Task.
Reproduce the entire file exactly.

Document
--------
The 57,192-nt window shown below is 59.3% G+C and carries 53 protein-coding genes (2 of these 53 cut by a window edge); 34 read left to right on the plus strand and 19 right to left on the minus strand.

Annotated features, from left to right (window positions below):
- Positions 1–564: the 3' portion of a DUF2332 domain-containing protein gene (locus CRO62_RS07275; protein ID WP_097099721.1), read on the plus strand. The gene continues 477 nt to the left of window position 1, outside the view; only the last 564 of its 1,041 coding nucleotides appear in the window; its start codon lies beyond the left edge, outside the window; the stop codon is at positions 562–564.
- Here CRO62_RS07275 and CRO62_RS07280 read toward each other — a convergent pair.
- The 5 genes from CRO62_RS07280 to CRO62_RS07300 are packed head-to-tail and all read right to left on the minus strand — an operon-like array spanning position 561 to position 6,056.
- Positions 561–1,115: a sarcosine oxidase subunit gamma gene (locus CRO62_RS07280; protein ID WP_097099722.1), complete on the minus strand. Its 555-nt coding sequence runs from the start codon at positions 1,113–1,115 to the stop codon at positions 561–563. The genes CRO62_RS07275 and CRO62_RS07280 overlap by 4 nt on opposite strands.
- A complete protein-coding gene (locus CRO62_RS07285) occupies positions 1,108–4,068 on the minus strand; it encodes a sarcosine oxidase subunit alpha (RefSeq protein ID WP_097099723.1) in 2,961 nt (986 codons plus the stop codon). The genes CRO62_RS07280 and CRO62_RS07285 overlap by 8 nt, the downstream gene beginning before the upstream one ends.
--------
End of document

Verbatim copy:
The 57,192-nt window shown below is 59.3% G+C and carries 53 protein-coding genes (2 of these 53 cut by a window edge); 34 read left to right on the plus strand and 19 right to left on the minus strand.

Annotated features, from left to right (window positions below):
- Positions 1–564: the 3' portion of a DUF2332 domain-containing protein gene (locus CRO62_RS07275; protein ID WP_097099721.1), read on the plus strand. The gene continues 477 nt to the left of window position 1, outside the view; only the last 564 of its 1,041 coding nucleotides appear in the window; its start codon lies beyond the left edge, outside the window; the stop codon is at positions 562–564.
- Here CRO62_RS07275 and CRO62_RS07280 read toward each other — a convergent pair.
- The 5 genes from CRO62_RS07280 to CRO62_RS07300 are packed head-to-tail and all read right to left on the minus strand — an operon-like array spanning position 561 to position 6,056.
- Positions 561–1,115: a sarcosine oxidase subunit gamma gene (locus CRO62_RS07280; protein ID WP_097099722.1), complete on the minus strand. Its 555-nt coding sequence runs from the start codon at positions 1,113–1,115 to the stop codon at positions 561–563. The genes CRO62_RS07275 and CRO62_RS07280 overlap by 4 nt on opposite strands.
- A complete protein-coding gene (locus CRO62_RS07285) occupies positions 1,108–4,068 on the minus strand; it encodes a sarcosine oxidase subunit alpha (RefSeq protein ID WP_097099723.1) in 2,961 nt (986 codons plus the stop codon). The genes CRO62_RS07280 and CRO62_RS07285 overlap by 8 nt, the downstream gene beginning before the upstream one ends.